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    My Journey through the Astronomical Year

    Think of this as a "companion text" to this, the main web site. Not required reading, butI hope you'll find it interesting and helpful.

August 2012 – Mars, Saturn, Spica in the west – and a spectacular Perseids shower

Should you watch the planet show in the West in the evening? Or the meteor shower in the morning? Why not both? And if you’re getting up early to see the Perseids at their best, be sure not to miss brilliant Venus and Jupiter – well, how could you?

Over in the west we have Mars showing you how fast a planet can appear to move as it runs between  Saturn and Spica – over a period of three weeks making a colorful red, blue and yellow display.  And all over the sky for several days this month you are likely to pick up a brilliant, Perseid meteor – but particularly on the morning of the 12th of August with the 13th a good back-up – and this year’s show should be especially good because the Moon will not put in an appearance until early morning and will not be bright enough to ruin the show.

Let’s start with the west – week-by-week the changing scene will look like this low in the southwest about an hour after sunset:

The circle is 7 degrees – roughly what you can expect from a low power binocular view.


A fun night because a young, crescent Moon joins our trio.

You will need a clear and unobstructed  western horizon for this one because these three objects are roughly 10 degrees – one fist – above the horizon. (Early in the month they’ll be a bit higher – late in the month they get quite low.  Now what I love about this event is it demonstrates three things –

  • Color in the sky – Saturn is yellow, Mars, Red, and Spica blue. But these colors are subtle. You’ll see them better if you use binoculars and you might want to review this post on star colors to better know what to expect.
  • Perception and the effect of motion – from night to night Saturn will hardly appear to change positions relative to the background stars at all,  and Spica won’t  change – but Mars will whip right along and this will be amply clear as you check it’s position against the other two.  The reason is simple – Mars is much closer to us at about 158 million miles; Saturn is about 939 million miles and, of course, Spica is so far away we measure its distance in light years – 263.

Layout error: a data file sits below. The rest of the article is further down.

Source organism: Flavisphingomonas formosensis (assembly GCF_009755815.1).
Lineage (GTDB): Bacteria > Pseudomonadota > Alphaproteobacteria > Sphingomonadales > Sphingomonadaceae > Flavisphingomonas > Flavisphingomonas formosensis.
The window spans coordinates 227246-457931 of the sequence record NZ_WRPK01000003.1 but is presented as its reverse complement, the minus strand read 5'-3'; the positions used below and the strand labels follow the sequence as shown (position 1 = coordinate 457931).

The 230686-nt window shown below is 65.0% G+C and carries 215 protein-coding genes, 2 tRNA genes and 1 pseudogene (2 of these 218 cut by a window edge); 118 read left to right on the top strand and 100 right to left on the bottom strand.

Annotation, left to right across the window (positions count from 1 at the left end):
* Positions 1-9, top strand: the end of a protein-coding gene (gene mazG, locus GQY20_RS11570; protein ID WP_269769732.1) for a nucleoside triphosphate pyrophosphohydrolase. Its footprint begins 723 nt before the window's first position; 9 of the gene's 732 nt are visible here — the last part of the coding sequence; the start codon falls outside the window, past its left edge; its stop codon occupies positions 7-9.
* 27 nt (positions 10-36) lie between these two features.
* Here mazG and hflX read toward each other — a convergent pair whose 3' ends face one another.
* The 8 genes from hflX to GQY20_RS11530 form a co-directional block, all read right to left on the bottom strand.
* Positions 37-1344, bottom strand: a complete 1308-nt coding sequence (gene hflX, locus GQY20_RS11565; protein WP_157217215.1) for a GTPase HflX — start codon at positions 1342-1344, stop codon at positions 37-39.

• The time dimension is on display as well – Mars is roughly 14 light minutes from us, Saturn is  well over a light hour, and Spica  263 light years. So what appears to be a two dimensional scene is revealed to be three dimensions as you observe the rapid motion of Mars and picture the solar system – and when you put your mind to it, you understand that the instantaneous nature of the scene is an illusion – that you are really looking into the fourth dimension and what happens simultaneously from your perspective is really happening at much different absolute times.

To help grasp the situation, take a look at this Orrery view of the Solar system for August 7. Keep in mind two things. The east-to-west motion we see as the night goes on is due to the spinning of the Earth.   The night-to-night westward – downward – drift of all  is caused by the motion of the Earth in its orbit around the Sun.

Orrery view for August 7, 2012, (Click image for larger version.)

The yellow arrow in the image above shows our view of Mars and Saturn in the evening sky. As the Earth rotates counter clockwise on any given evening, first Jupiter, then Venus come into view in our morning sky – red arrow.  If you then picture the Earth moving ahead in its orbit it’s not hard to understand why Saturn and  Mars will eventually be lost from view, while Jupiter will appear earlier each evening. Venus is a bit more complex. It too will get lost in the glare of the Sun, but since it is moving faster than us the change will appear to take place fairly slowly. Maybe I’m just slow, but it has taken me years to move from these abstract representations of what we see in the sky and how the planets are moving, to get to the point where I can look up and have a genuine, intuitive sense of what’s going on. Very satisfying and worth the effort, but even if you don’t do that, it’s a wonderful show! (The Orrery view is obtained from Solar System live web site. Go there and play with the dates to see the changing motions of the planets.)

Perseids in the morning

OK – so much for the evening sky. The morning sky is really spectacular because we’re looking at a section of sky that contains a lot of our brightest stars and  two terrific star clusters, plus the two brightest planets. What backdrop for a brilliant meteor shower!

The red oval represents the area opf the sky from which the Perseid meteors appear to radiate – however, they can go in any direction from here and might appear any where in the sky. (Click image for larger version. Prepared from Starry Night Pro screen shot.) Here’s a quick guide.

Perseids – a quick guide


The night of  August 11-11 starting about 90 minutes after sunset, but best after midnight. And if that night is likely to be cloudy, the next night of August 12-13 might prove to be just as good, but the best chance looks like the 11-12. (There’s no doubt you should see meteors either night – but there is doubt as to exactly when the shower will peak.)


Any place you have a clear and dark sky – the more horizon visible the better, but in truth you can only look in one area at a time, so a clear, dark sky to the northeast is best. While a Perseid meteor can appear anywhere in the sky, your best chance to see  several will be to scan the sky to the northeast in the general vicinity of the “W” of Cassiopeia.  However,  you don’t have to fixate on one region. Get comfortable, look high in the northeast, and from time to time look around to different sections of the sky to enjoy the sights and stay alert. My most memorable Perseid skimmed the horizon to the north.

What can you expect to see?